The nondescript little church you see above in no way reflects the historical significance of it. The church was originally organized as Cassville Presbyterian in either 1833 or 1844, the records are not clear on which date is the proper one. We also know that the the Presbyterians dissolved in 1872 and the church was “given to the black families living in Cassville”, thus the AME church was organized at that time.
According to a the Cassville Historical Society “It was on November 5, 1864 when the city of Cassville was destroyed by fire at the hands of the Fifth Ohio Regiment of the Federal Army under the command of Colonel Heath and Major Thomas. They said they had orders from Sherman “that not a house be left within the limits of the incorporation, except the churches.” The town had been in the hands of Yankee forces since May 25th, when General Johnston had retreated without a fight, and left the city to the mercy of the Union Army. Sherman’s forces had marched on in pursuit and, as General Sherman gave no order to burn the town at that time, many people believe that possible he never did, but the burning of the town was the work of Yankee stragglers who had some sort of grievance against the people of Cassville”.
The history further states that “The three churches which still are on the same grounds and three residences were the only structures left standing by Sherman’s Army. The home of Dr. Weston Hardy served as a hospital and was not burned for that reason. The Mercer home also, was spared because of sickness. Tradition has it, the home of Mr. A. C. Day was saved when the captain saw a certain Masonic emblem as it dropped from a bible while the family brought out their furniture. These three homes and the Baptist, Methodist, and Presbyterian churches were unharmed”. Cassville never fully recovered from the war time damage and the business center of Bartow County moved to Cartersville.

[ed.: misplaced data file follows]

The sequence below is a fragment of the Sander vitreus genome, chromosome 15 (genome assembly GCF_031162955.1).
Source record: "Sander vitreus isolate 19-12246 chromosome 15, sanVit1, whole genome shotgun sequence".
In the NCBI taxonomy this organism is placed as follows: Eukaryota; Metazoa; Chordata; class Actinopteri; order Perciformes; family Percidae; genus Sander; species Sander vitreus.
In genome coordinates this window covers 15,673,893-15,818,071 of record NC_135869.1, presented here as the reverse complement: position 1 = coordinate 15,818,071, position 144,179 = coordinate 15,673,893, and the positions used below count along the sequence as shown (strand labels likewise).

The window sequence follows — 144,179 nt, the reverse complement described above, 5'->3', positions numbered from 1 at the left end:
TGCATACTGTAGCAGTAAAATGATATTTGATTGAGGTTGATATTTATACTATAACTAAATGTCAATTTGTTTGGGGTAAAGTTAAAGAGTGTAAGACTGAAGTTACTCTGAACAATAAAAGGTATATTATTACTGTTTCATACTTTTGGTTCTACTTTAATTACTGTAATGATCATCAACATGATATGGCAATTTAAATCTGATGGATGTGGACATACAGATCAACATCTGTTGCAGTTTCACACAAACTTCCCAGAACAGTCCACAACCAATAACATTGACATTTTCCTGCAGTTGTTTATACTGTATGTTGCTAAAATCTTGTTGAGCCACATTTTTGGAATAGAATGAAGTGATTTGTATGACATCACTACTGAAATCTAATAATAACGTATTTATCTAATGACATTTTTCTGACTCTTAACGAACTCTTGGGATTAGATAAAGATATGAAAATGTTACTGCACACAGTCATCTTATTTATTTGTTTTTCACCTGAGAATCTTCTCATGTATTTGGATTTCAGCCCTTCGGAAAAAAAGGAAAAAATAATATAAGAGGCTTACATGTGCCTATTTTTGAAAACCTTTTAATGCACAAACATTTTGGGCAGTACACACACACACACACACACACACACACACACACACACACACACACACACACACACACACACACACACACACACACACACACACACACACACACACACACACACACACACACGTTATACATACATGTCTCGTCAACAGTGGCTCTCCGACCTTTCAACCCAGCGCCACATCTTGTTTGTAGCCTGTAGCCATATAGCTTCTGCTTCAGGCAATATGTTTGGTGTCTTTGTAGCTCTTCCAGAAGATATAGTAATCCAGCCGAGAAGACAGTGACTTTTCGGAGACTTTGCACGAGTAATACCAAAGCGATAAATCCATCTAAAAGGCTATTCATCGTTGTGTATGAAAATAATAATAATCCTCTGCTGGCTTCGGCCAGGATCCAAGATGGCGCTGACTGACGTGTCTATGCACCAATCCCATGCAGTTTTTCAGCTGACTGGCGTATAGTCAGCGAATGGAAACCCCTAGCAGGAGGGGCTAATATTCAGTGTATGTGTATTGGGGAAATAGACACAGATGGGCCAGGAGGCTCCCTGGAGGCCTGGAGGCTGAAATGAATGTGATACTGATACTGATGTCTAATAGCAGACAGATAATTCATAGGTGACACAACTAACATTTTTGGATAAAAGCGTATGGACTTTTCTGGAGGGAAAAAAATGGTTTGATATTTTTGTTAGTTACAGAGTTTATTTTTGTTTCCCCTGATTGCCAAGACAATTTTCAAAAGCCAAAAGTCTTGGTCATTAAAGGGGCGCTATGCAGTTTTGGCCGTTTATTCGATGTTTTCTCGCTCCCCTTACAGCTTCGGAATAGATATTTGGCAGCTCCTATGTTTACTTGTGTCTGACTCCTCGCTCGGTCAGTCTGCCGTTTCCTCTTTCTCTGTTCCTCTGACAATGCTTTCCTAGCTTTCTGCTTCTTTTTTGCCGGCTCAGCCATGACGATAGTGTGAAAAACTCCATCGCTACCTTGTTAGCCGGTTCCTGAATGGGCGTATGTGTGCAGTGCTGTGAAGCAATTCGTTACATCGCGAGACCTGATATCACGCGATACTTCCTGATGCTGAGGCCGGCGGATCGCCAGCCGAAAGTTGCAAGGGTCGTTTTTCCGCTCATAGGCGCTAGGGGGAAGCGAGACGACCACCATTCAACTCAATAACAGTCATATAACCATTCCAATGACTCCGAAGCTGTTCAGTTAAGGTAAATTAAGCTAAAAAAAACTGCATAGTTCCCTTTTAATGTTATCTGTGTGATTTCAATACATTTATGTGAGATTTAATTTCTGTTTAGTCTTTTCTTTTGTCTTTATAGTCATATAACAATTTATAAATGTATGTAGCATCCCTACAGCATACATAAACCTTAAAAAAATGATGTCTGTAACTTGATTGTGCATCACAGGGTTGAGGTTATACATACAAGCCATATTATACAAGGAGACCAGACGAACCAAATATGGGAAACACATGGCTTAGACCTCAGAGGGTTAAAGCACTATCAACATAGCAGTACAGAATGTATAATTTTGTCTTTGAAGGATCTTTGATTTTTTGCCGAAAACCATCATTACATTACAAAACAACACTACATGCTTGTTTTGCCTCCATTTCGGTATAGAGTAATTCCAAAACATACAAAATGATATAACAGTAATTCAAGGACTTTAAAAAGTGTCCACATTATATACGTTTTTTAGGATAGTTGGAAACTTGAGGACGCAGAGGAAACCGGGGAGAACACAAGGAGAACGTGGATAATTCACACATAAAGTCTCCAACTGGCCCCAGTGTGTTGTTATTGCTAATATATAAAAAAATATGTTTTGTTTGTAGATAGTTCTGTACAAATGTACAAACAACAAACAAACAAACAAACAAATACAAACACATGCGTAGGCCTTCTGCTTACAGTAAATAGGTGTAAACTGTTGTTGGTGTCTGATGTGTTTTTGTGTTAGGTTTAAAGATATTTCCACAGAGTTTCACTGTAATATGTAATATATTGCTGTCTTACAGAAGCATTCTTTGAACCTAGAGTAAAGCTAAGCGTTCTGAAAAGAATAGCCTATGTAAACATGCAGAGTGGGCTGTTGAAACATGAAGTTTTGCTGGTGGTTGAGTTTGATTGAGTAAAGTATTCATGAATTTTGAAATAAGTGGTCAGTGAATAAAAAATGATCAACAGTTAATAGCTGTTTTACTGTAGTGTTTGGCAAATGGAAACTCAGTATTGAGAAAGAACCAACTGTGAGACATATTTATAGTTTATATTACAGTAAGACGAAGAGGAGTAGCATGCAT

The old church has been heavily modified over time so it is difficult to recognize what may be original to the old structure and what has been modified. However, the historical aspect of St. James is significant in that we know it is one of only a hand full of structures to survive the 1864 destruction. After the war, the African Americans in the Cassville area were told they were emancipated but it took years to realize what that actually meant. They were given freedom but little else. Our research indicates a pattern of confusion in the south after the war for both races. The blacks embraced the white man’s religion because that was what they had been exposed to, but they learned to embrace it in their own way within their newly emerging and very strong culture. AME stands for African Methodist Episcopal and is the oldest independent Protestant denomination founded by black people in the world. It was founded by the Rt. Rev. Richard Allen and Absalom Jones in Philadelphia, Pennsylvania, in 1816 from several black Methodist congregations in the mid-Atlantic area that wanted independence from white Methodists.
After the war, southern African Americans began to form their own congregations, often assisted by whites. Thus churches like St. James AME came into being in 1872. Even though the original church had been Presbyterian, St. James would likely have been formed by congregants who had been raised in the Methodist church of their masters. This was a very difficult time for both races and they found spiritual comfort in these old churches, but they found it in very different ways. We salute the Historical Preservation efforts of the citizens of Bartow County. Hopefully, a way can be found to save historical sanctuaries like this that tell us who we are and how we got here.